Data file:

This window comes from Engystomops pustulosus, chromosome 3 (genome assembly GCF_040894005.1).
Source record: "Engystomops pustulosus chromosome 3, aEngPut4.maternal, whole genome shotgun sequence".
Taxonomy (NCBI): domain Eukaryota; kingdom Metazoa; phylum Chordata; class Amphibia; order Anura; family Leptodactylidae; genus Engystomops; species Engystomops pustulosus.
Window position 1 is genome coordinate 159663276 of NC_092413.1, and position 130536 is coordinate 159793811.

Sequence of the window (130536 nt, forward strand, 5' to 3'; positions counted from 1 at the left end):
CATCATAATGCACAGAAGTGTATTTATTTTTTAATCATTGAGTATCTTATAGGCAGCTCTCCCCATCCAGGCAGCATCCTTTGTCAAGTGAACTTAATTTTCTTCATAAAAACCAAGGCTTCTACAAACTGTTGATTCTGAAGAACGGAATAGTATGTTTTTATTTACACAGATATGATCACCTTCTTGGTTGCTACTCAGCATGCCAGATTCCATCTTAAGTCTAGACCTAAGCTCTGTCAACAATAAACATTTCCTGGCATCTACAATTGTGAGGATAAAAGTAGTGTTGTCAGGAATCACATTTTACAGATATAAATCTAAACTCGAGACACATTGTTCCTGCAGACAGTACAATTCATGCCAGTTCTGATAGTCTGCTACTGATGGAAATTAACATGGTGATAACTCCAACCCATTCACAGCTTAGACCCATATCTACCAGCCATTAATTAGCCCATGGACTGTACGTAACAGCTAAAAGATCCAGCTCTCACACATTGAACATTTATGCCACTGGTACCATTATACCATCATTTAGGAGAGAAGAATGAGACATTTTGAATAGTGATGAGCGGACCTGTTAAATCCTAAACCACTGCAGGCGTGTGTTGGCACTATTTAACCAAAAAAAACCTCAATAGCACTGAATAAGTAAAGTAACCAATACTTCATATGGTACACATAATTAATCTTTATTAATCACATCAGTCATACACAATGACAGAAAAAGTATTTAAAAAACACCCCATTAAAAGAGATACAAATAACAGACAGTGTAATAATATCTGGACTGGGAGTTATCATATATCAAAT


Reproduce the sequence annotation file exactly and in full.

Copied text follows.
This window comes from Engystomops pustulosus, chromosome 3 (genome assembly GCF_040894005.1).
Source record: "Engystomops pustulosus chromosome 3, aEngPut4.maternal, whole genome shotgun sequence".
Taxonomy (NCBI): domain Eukaryota; kingdom Metazoa; phylum Chordata; class Amphibia; order Anura; family Leptodactylidae; genus Engystomops; species Engystomops pustulosus.
Window position 1 is genome coordinate 159663276 of NC_092413.1, and position 130536 is coordinate 159793811.

Sequence of the window (130536 nt, forward strand, 5' to 3'; positions counted from 1 at the left end):
CATCATAATGCACAGAAGTGTATTTATTTTTTAATCATTGAGTATCTTATAGGCAGCTCTCCCCATCCAGGCAGCATCCTTTGTCAAGTGAACTTAATTTTCTTCATAAAAACCAAGGCTTCTACAAACTGTTGATTCTGAAGAACGGAATAGTATGTTTTTATTTACACAGATATGATCACCTTCTTGGTTGCTACTCAGCATGCCAGATTCCATCTTAAGTCTAGACCTAAGCTCTGTCAACAATAAACATTTCCTGGCATCTACAATTGTGAGGATAAAAGTAGTGTTGTCAGGAATCACATTTTACAGATATAAATCTAAACTCGAGACACATTGTTCCTGCAGACAGTACAATTCATGCCAGTTCTGATAGTCTGCTACTGATGGAAATTAACATGGTGATAACTCCAACCCATTCACAGCTTAGACCCATATCTACCAGCCATTAATTAGCCCATGGACTGTACGTAACAGCTAAAAGATCCAGCTCTCACACATTGAACATTTATGCCACTGGTACCATTATACCATCATTTAGGAGAGAAGAATGAGACATTTTGAATAGTGATGAGCGGACCTGTTAAATCCTAAACCACTGCAGGCGTGTGTTGGCACTATTTAACCAAAAAAAACCTCAATAGCACTGAATAAGTAAAGTAACCAATACTTCATATGGTACACATAATTAATCTTTATTAATCACATCAGTCATACACAATGACAGAAAAAGTATTTAAAAAACACCCCATTAAAAGAGATACAAATAACAGACAGTGTAATAATATCTGGACTGGGAGTTATCATATATCAAAT